§         the theological rub:

§          it seems unjust & sadistic for God to punish me for what I am incapable of avoiding:

§         it seems inconsistence with God's perfect goodness.

§         Augustine's Attempted Solution to the Paradox

§         moral helplessness is the result original sin inherited from Adam (6)

§         God could not have given Adam the power not to sin and still made him Adam a human

§         everything created is deficient in some respects (3)

§         due to being made out of nothingness

§         only God is complete, sinless, & perfect

§         sin is the kind of evil the results from a deficient will

§         We are redeemed by the Grace of God through Christ (4,5)

1.        Let every one, then, who thinks with pain on all these great evils, so horrible, so ruthless, acknowledge that this is misery.  And if any one either endures or thinks about them without mental pain, this is a more miserable plight still, for he thinks himself happy because he has lost human feeling. (106)

2.        Thou didst set me face to face with myself, that I might behold how foul I was, and how crooked and sordid, bespotted and ulcerous.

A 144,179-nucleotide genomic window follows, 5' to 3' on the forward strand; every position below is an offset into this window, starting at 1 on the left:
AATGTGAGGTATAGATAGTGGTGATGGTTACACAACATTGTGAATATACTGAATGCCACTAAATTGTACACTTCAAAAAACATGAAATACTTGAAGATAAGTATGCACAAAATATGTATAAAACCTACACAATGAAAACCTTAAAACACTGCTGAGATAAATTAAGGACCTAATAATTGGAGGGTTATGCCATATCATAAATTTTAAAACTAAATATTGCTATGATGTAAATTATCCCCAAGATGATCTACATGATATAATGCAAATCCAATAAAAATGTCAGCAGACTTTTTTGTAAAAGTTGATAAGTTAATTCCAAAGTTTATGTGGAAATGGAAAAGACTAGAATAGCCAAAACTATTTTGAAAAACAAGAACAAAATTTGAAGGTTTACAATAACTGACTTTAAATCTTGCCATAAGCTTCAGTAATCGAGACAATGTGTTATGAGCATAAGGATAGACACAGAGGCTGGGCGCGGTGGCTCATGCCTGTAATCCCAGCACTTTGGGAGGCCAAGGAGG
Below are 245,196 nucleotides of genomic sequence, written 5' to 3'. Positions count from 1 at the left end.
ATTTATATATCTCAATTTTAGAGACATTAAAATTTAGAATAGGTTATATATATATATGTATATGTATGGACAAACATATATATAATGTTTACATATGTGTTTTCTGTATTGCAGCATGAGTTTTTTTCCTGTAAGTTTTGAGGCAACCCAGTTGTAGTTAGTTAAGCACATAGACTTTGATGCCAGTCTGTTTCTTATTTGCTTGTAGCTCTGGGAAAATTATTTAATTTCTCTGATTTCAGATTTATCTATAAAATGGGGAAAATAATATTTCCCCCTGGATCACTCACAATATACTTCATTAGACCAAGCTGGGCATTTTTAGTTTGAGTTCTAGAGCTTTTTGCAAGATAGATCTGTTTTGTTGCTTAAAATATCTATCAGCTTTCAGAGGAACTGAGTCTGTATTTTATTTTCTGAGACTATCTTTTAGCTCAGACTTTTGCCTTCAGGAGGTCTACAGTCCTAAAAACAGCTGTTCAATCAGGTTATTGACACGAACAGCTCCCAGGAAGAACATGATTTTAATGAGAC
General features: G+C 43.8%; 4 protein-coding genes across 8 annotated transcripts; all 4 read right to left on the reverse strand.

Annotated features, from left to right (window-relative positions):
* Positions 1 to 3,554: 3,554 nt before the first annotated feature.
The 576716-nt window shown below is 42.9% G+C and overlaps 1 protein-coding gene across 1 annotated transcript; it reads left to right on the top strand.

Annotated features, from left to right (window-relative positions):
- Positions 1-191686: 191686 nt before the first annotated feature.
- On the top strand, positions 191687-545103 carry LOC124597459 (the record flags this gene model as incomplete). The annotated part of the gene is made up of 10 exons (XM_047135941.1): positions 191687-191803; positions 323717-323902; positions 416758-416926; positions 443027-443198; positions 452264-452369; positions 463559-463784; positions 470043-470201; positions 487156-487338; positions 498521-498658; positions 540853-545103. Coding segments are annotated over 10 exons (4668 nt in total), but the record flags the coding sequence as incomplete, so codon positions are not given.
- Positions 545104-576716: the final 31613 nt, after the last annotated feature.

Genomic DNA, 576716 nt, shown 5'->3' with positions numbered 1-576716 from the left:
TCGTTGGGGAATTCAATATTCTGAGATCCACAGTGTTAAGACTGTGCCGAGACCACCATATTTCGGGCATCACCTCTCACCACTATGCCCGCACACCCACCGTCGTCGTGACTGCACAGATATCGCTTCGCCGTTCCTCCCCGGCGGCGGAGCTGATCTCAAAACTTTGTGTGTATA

3.        [Evil is] that which falls away from essence and turns to non-being . . . .  It tends to make that which is cease to be.

4.        When man tries to live justly by his own strength without the help of the liberating grace of God, he is then conquered by sins; but in free will he has it in his power to believe in the Liberator and to receive grace.

5.        [T]his turning away and turning to are not forced but voluntary actions.

6.        I it was who willed, I who was unwilling. It was I, even I myself.  I neither willed entirely nor was entirely unwilling.  Therefore was I at war with myself, and destroyed by myself.  And this destruction overtook me against my will, and yet showed not the presence of another mind, but the punishment of my own . . . in that I was a son of Adam.

(III) Ethics & Politics

§         The delights of the flesh are inconsequential and so are its pains.

§         Such evils as we think we suffer are either

§         goods in disguise

§         or well-merited punishments

§         To try to alter or improve existing social-political arrangements implies discontent with God's program for us. (1)

§         Look for your rewards in the other world, rather than this one.

§         The only morally important thing is the will.  (2)

§         "The virtues which [the soul] seems to itself to possess . . . are rather vices than virtues so long as there is no reference to God in the matter." (119)